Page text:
TORONTO — Ontario's health minister says she now has enough responses from hospitals and health-care groups across the province to inform her decision on a mandatory vaccine policy at hospitals.
Premier Doug Ford sent a letter last month to hospital CEOs, local medical officers of health and other related organizations asking for input on mandating vaccines for staff at hospitals.
He had asked for responses by Oct. 19, but last week Health Minister Christine Elliott said they were still waiting for responses from some hospitals so the government could make its decision.
She says today that she has now received most of them and is reviewing them in detail, so she can make a decision.
Elliott says one factor to consider is whether a vaccine mandate would lead to staff shortages affecting patient care, such as needing to cancel surgeries.
Several hospitals who have already implemented their own mandates have seen roughly two per cent of staff being placed on unpaid leave or terminated because of the policies.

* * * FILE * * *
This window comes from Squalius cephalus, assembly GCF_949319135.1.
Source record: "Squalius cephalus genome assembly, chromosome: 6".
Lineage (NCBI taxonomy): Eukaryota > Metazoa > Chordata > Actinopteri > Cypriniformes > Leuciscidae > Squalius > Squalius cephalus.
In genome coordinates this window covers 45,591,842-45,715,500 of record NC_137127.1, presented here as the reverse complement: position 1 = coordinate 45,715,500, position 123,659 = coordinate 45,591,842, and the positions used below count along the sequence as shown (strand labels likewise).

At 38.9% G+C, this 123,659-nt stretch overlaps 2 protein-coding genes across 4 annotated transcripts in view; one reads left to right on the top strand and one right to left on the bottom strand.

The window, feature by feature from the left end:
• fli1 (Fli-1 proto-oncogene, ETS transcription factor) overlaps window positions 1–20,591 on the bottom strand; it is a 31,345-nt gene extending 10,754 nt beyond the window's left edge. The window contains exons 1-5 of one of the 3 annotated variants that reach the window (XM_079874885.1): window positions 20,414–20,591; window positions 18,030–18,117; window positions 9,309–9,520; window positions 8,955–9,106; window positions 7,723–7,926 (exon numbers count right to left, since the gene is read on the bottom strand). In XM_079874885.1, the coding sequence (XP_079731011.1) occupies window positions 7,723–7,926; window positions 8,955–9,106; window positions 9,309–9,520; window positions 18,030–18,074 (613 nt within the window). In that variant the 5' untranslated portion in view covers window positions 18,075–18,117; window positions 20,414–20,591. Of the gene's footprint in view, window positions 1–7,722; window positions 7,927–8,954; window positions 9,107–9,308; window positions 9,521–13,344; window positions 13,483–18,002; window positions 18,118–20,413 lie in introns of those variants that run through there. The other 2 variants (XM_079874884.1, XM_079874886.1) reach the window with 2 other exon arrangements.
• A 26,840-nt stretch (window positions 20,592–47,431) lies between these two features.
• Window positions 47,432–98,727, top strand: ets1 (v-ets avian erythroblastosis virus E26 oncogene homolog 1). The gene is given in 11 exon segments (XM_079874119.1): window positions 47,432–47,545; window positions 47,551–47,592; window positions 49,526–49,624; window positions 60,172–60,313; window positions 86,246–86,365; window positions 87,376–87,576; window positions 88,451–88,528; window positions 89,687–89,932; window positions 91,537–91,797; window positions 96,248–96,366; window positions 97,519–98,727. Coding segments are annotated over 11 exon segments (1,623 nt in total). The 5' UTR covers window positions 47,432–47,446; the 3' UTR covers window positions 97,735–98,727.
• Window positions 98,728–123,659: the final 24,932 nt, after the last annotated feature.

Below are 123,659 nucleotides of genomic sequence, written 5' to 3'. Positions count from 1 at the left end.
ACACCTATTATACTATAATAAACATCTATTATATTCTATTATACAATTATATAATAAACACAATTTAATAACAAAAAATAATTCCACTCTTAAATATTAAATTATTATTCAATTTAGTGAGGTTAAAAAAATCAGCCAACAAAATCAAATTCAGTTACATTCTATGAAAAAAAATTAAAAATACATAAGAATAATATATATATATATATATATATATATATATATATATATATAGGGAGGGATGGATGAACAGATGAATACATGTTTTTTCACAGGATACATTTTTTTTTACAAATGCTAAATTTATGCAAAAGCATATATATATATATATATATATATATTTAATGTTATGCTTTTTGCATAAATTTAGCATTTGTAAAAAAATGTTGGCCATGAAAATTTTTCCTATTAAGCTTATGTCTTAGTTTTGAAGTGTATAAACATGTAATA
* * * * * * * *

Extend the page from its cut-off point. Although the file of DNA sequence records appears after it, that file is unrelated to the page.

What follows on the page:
Ontario reported 422 new COVID-19 cases Monday and three more deaths.
Elliott said 261 of those cases are in people who haven't been fully vaccinated or their vaccination status is unknown.
Ontario is reporting that 133 people are in intensive care units due to COVID-19, but not all hospitals submit that data on weekends. There are 25 patients from Saskatchewan in Ontario ICUs.
More than 88 per cent of eligible Ontarians have received at least one dose of a COVID-19 vaccine. About 84.5 per cent of eligible Ontarians have received both doses.
This report by The Canadian Press was first published Nov. 1, 2021.
The Canadian Press